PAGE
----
He could hear the raucous laughter of the raiders as soon as he reached the forest’s edge, his vine whips dropped somewhere on the mountain above. Steel clashed, and Einarr hoped it was his grandfather’s blade against the raiders’. A last gasp of fear propelled him onward even faster, when he thought such a thing should have been impossible.

He was too late. They were too late: afi knelt over amma’s lifeless form, weeping and covered in blood. Einarr could not tell how much of it was his. The Hall was a disaster: even the paving stones of the floor had been pried up in the raiders’ search for treasure.

“What… why?” Einarr managed to choke out.

His grandfather shook his head, his shoulders shaking. “Your Father is cursed, Einarr. I knew I never should have let Grimhildr marry into your line, and now look what happened.”

Afi…”

“This is not your fault. Nonetheless, this will be your last summer here.” He paused, staring at the face of his dead wife, for what felt like eternity. “Go to my bed. There is a small compartment under the mattress – I very much doubt the raiders will have found it. Bring me what you find inside.”

“Yes, grandfather.”

Einarr’s eyes opened. His cheeks were soaked, and all around him were bubbles filled with glowbugs. His hand was clutched tight about Sinmora’s hilt – the last thing Grimhildr’s father ever did for him. He could see the way out now.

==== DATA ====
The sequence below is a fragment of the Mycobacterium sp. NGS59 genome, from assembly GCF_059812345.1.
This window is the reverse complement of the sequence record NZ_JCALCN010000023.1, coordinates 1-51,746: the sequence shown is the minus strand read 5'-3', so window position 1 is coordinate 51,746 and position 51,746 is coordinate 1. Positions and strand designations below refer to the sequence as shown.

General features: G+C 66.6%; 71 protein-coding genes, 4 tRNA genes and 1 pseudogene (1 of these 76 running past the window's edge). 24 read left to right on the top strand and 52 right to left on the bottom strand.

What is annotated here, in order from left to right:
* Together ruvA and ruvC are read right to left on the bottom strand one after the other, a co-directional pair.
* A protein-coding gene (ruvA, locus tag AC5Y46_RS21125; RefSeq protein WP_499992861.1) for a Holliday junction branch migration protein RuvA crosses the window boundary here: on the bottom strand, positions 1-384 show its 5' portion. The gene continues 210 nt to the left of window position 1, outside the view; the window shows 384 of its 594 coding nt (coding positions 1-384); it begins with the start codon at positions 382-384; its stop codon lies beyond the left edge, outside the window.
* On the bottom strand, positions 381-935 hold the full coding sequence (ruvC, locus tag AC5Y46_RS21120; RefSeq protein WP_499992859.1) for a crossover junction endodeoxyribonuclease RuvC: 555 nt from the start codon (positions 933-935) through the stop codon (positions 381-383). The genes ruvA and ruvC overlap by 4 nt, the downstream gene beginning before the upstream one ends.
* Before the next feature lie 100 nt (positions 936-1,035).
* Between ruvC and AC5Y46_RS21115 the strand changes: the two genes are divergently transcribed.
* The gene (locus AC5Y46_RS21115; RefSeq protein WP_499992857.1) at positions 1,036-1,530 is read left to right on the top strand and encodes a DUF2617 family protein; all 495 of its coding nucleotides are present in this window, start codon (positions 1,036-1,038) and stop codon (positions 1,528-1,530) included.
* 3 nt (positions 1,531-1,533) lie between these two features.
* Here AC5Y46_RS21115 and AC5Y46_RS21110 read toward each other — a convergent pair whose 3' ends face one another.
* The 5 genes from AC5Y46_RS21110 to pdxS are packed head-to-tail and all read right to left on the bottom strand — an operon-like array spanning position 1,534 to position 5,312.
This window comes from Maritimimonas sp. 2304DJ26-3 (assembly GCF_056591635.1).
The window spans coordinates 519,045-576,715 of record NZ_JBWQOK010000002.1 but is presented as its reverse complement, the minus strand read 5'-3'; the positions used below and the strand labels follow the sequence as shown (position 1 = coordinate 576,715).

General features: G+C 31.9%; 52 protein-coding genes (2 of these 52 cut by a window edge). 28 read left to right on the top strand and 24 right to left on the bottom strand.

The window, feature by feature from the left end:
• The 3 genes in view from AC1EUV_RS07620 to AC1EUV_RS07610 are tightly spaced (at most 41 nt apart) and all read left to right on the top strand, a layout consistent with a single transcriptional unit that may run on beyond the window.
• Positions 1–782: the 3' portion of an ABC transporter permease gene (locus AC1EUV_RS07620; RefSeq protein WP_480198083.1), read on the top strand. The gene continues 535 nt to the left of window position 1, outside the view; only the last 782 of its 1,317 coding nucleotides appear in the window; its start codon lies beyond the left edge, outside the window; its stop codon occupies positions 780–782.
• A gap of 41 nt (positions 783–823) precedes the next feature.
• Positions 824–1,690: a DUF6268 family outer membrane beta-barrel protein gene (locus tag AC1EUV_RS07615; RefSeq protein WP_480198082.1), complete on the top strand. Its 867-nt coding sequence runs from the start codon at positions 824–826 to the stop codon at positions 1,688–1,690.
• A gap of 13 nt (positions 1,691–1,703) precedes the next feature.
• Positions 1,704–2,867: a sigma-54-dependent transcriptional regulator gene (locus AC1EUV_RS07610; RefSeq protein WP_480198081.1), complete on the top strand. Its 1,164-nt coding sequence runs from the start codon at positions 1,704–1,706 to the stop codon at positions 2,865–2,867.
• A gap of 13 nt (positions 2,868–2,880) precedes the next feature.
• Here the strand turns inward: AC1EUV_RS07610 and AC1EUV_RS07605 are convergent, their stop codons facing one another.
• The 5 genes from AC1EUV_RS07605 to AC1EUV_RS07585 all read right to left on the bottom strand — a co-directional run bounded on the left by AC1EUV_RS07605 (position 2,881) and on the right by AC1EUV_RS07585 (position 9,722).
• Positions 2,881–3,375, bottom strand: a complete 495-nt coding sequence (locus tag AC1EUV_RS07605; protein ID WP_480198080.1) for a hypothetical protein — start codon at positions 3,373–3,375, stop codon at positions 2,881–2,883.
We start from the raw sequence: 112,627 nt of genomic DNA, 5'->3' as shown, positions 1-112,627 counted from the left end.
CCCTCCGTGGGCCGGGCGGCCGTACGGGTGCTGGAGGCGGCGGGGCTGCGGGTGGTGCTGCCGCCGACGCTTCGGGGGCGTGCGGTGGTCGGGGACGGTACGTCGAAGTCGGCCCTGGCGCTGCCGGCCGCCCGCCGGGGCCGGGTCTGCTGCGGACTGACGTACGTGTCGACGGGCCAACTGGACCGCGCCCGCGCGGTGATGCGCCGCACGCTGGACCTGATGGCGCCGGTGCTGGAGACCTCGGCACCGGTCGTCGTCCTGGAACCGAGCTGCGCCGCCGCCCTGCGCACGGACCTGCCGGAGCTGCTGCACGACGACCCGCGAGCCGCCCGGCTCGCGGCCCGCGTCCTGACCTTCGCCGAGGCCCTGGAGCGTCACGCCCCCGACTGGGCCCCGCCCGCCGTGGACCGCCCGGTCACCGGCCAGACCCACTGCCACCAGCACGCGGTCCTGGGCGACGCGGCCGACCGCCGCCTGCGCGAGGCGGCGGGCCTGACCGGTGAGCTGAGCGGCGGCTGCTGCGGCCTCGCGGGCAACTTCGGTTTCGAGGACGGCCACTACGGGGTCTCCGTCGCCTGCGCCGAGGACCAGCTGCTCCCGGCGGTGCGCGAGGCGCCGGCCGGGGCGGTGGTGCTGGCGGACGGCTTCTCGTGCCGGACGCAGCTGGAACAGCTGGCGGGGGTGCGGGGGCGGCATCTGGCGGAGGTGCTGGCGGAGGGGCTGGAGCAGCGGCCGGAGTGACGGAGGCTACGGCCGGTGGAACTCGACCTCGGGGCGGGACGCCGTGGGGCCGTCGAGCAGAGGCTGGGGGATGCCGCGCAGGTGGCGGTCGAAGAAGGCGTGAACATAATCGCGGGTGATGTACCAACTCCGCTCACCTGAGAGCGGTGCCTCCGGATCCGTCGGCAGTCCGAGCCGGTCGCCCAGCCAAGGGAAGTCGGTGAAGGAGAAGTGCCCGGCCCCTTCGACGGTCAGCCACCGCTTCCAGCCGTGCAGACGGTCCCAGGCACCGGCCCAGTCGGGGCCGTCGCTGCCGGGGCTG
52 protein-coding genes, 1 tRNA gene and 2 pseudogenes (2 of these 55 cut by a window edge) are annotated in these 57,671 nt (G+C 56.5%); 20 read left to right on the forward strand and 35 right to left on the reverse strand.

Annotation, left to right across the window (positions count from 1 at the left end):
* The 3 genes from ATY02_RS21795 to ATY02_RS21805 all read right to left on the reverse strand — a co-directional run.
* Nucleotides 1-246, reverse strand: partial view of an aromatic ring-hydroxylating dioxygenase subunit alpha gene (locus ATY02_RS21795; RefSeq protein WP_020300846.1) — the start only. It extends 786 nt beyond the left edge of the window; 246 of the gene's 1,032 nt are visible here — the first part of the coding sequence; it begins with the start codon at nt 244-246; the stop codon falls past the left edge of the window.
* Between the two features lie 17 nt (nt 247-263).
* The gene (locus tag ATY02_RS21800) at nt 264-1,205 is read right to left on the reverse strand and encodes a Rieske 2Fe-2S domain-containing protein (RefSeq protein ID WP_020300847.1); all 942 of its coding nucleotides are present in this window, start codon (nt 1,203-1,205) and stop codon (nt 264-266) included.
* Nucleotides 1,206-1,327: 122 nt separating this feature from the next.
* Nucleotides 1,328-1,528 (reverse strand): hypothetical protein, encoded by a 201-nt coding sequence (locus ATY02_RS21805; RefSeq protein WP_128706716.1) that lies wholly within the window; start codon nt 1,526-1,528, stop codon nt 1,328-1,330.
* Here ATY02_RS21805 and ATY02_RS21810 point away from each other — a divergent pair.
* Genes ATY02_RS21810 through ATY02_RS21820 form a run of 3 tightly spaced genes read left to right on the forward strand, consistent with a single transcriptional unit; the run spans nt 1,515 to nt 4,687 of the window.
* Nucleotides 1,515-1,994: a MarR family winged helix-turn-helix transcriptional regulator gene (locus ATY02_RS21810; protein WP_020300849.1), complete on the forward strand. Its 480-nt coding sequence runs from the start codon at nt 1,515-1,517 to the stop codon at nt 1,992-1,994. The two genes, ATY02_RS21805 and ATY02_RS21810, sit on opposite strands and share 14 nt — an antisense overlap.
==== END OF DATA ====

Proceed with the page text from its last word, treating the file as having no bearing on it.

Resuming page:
Vote for Vikings on Top Web Fiction!

Table of Contents


Hi, everyone! Thanks for stopping by!

If you like what you read, it would really mean a lot to me if you clicked through to Top Web Fiction and voted for Einarr there. It’s a visibility boost in the ever-growing genre of web fiction, and that helps me out a lot. There’s no sign-up, and votes refresh every 7 days.

If you’re all caught up and looking for something a little longer to read, I also have  other works available on Amazon.Or, if you happen to not like Amazon you can also get the Einarr ebook through Smashwords, B&N, Apple, Kobo… you get the idea. Direct links are available here.

Lastly, if you really like what I’m doing, I also have a Patreon account running with some fun bonuses available. I just reworked my reward tiers, so I hope you’ll give it another look.